Canada opens its arms to immigrants
“Give me your tired, your poor, your huddled masses yearning to breathe free.”–Emma Lazarus
That famous line may no longer symbolize the United States’ attitude toward immigration, although you don’t have to go far to find a place where those words still ring true.
A front page article in Saturday’s New York Times details Canada’s quest for more immigration.
WINNIPEG, Manitoba — As waves of immigrants from the developing world remade Canada a decade ago, the famously friendly people of Manitoba could not contain their pique.
What irked them was not the Babel of tongues, the billions spent on health care and social services, or the explosion of ethnic identities. The rub was the newcomers’ preference for “M.T.V.” — Montreal, Toronto or Vancouver — over the humble prairie province north of North Dakota, which coveted workers and population growth.
Demanding “our fair share,” Manitobans did something hard to imagine in American politics, where concern over illegal immigrants dominates public debate and states seek more power to keep them out. In Canada, which has little illegal immigration, Manitoba won new power to bring foreigners in, handpicking ethnic and occupational groups judged most likely to stay.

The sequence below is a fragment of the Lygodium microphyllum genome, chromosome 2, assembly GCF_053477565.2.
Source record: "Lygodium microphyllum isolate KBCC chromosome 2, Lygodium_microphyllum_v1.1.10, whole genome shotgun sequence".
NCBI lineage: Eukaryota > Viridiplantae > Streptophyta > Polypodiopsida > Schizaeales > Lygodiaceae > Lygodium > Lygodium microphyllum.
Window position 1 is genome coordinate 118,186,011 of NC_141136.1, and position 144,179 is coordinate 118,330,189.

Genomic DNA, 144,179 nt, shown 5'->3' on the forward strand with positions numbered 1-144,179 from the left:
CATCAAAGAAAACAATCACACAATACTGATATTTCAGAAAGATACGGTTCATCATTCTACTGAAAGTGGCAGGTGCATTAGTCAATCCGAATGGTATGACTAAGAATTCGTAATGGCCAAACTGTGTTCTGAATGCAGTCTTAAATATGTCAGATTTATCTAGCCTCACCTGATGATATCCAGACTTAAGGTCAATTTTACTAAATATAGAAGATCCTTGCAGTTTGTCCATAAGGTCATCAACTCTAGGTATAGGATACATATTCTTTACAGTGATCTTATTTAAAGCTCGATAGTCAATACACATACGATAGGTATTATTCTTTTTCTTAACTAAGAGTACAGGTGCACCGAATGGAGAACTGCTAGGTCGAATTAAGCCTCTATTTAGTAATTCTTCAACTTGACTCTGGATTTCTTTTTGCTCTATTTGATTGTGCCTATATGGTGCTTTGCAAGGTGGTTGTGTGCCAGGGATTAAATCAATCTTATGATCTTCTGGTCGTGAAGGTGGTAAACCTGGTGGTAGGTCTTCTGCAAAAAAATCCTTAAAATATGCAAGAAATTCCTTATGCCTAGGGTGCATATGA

The article goes on to note that on a per capita basis, Canada has roughly twice the legal immigration as the United States. Twenty percent of Canadian citizens were foreign born, compared with about 12.5 percent of Americans.
Looking at the 11 million illegal immigrants currently in the United States, one businessman told The Times, “I’m sure many of those people would make perfectly wonderful citizens of Canada. I think we should go and get them.”
The article said immigrants are drawn to Canada by more than the allure of jobs–many come for better health care, better education, better utilities infrastructure and the like.
The Times notes that it is virtually impossible to find an anti-immigrant politician in Canada.
Of course, Canada doesn’t face the challenges faced by the U.S.
“The big difference between Canada and the U.S is that we don’t border Mexico,” said Naomi Alboim, a former immigration official who teaches at Queens University in Ontario.